Thus, identifying k2-z"/z=ω2k(τ), we find a system of quantum harmonic oscillator with a time-dependent frequency ωk(τ) in the Minkowski space-time. That is, the Universe contains only quantum harmonic oscillators.

Particle production from gravity
Since the form of the action (9) is identical to that of a 1) free and 2) canonical scalar field in the Minkowski space, the quantization procedure is standard. That is, we promote u and the conjugate momentum Π=δ𝓛/δu'=u' to operators û and and impose the canonical commutation relation between them.

1. Since u is a free field, we can expand the operator û in terms of the creation and annihilation operators in the Fourier space. That is, the Fourier mode, given by

(11)

is promoted to the operator û(τ, k), which can be expanded in terms of the creation and annihilation operators

(12)

where the creation and annihilation operators satisfy the standard commutation relation

(13)

otherwise zero.

2. Now we require that the canonical conjugate variables and satisfy the equal time canonical commutation relation,

(14)

Thus, the mode function uk satisfies the normalization condition

(15)

Still, we need to determine the mode function u(τ, k), which would fix the vacuum state |0> defined by

(16)

In the Minkowski space, the vacuum state is such that the Hamiltonian operator of the system is minimized. In fact, in our case we have only 1 single sensible situation where this could occur: when k z"/z, so that the frequency is practically time-independent. Thus, we can straightly apply the standard procedure to find the mode function solution, i.e. the vacuum state. The Lagrangian in this limit, say τ = τ0, is approximated by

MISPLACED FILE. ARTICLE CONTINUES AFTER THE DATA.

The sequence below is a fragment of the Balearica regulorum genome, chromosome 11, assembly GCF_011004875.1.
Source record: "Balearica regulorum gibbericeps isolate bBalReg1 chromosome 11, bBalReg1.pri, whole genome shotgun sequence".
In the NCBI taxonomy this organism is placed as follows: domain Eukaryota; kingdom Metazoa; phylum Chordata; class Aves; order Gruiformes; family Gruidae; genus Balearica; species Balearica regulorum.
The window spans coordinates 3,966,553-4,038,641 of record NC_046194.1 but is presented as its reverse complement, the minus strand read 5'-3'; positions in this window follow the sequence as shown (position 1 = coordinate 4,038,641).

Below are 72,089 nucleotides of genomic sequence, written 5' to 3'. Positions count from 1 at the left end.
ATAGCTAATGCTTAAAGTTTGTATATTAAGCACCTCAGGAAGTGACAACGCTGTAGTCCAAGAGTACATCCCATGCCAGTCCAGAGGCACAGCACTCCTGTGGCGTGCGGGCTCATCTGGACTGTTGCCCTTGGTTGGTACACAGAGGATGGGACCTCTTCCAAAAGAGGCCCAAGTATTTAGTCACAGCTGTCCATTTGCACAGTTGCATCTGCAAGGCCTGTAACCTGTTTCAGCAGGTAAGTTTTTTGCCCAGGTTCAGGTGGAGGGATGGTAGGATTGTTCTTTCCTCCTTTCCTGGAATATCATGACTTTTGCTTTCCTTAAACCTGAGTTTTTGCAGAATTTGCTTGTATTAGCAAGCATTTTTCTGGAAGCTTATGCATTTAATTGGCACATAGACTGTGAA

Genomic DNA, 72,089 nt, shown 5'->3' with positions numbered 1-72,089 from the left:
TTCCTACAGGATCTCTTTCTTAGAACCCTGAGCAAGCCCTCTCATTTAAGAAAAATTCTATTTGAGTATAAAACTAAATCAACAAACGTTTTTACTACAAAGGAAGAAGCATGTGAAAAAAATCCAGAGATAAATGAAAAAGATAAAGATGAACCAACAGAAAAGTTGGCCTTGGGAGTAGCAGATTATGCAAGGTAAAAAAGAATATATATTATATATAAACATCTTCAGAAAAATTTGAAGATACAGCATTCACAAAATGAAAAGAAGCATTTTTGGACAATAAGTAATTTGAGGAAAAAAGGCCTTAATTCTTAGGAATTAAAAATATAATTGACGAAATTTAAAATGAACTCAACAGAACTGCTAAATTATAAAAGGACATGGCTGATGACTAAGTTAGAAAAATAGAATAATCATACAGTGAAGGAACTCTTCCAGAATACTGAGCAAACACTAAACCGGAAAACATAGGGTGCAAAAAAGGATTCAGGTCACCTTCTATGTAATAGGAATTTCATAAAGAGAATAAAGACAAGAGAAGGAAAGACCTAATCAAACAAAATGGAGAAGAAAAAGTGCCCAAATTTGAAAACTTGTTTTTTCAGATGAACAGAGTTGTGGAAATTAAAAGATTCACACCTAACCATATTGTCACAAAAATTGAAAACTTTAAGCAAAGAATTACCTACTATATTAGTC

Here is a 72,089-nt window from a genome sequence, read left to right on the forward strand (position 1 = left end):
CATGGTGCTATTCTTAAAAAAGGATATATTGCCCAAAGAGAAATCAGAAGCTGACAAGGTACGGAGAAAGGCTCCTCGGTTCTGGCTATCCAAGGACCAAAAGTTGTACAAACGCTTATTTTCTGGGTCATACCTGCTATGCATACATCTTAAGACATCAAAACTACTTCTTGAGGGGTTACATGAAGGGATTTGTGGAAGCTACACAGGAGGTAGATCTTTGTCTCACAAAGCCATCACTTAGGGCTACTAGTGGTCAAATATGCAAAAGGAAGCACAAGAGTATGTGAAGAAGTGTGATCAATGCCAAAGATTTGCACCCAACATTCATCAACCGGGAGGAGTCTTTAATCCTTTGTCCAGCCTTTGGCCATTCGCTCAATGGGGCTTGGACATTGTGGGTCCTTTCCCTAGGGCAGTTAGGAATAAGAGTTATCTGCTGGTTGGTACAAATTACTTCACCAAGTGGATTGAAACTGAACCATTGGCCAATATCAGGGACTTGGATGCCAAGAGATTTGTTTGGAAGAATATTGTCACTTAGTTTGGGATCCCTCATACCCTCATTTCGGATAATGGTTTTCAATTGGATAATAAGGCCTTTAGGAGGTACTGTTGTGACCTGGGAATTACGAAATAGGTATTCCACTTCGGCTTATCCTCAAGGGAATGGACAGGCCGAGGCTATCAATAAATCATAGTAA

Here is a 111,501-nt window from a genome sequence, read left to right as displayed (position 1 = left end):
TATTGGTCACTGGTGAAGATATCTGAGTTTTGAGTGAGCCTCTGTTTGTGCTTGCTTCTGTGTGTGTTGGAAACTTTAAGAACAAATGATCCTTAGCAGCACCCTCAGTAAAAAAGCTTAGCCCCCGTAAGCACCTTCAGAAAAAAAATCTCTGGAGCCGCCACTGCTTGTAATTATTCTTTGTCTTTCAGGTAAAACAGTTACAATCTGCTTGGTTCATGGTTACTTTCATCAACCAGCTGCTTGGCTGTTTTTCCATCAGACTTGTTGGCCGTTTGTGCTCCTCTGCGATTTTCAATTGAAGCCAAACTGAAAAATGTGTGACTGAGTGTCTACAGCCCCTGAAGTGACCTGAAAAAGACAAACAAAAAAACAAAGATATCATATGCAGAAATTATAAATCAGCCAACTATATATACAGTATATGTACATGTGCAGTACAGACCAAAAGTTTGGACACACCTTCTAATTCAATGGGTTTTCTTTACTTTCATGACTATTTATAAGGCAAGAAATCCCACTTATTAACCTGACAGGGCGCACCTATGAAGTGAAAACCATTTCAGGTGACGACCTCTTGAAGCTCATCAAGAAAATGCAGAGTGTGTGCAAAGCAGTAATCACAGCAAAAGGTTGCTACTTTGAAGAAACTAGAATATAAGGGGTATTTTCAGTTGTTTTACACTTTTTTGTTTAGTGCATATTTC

(17)

which gives the Hamiltonian operator

(18)

Evaluating the expectation value of with respect to the vacuum state |0>0, we find

(19)

Thus, our task is to find the mode function uk that minimizes this expression. Such mode function solution is

(20)

which corresponds to the vacuum state with the frequency ωk = k. In fact, we can see that this is exactly the solution of a massless scalar field, Ek = ωk = k. Moreover, using (20) the Hamiltonian (18) is written as

(21)

which is precisely that of a harmonic oscillator (barring the factors coming from the Fourier mode convention and infinite spatial volume).

This mode function solution, or the vacuum state, however, does not remain as the solution (or vacuum state) all the time. Remember that the mode function solution (20) is found when the frequency is simply k. In general, as we can read from ωk =ωk(τ), the frequency is time-dependent. Thus, the Hamiltonian operator is time-dependent and in turn the mode function solution (or the vacuum state) that minimizes the Hamiltonian is no longer the same. Let us write the Fourier mode expansion at some later time τ1>τ0 in terms of a new set of creation and annihilation operators as well as new mode function:

(22)

and we can define a new vacuum state as

(23)

In general, the new mode function υk is related to another mode function uk via a linear transformation, the so-called Bogoliubov transformation:

(24)

Note that (22) is also the solution of the equation (10), provided that the complex coefficients k and k satisfy

(25)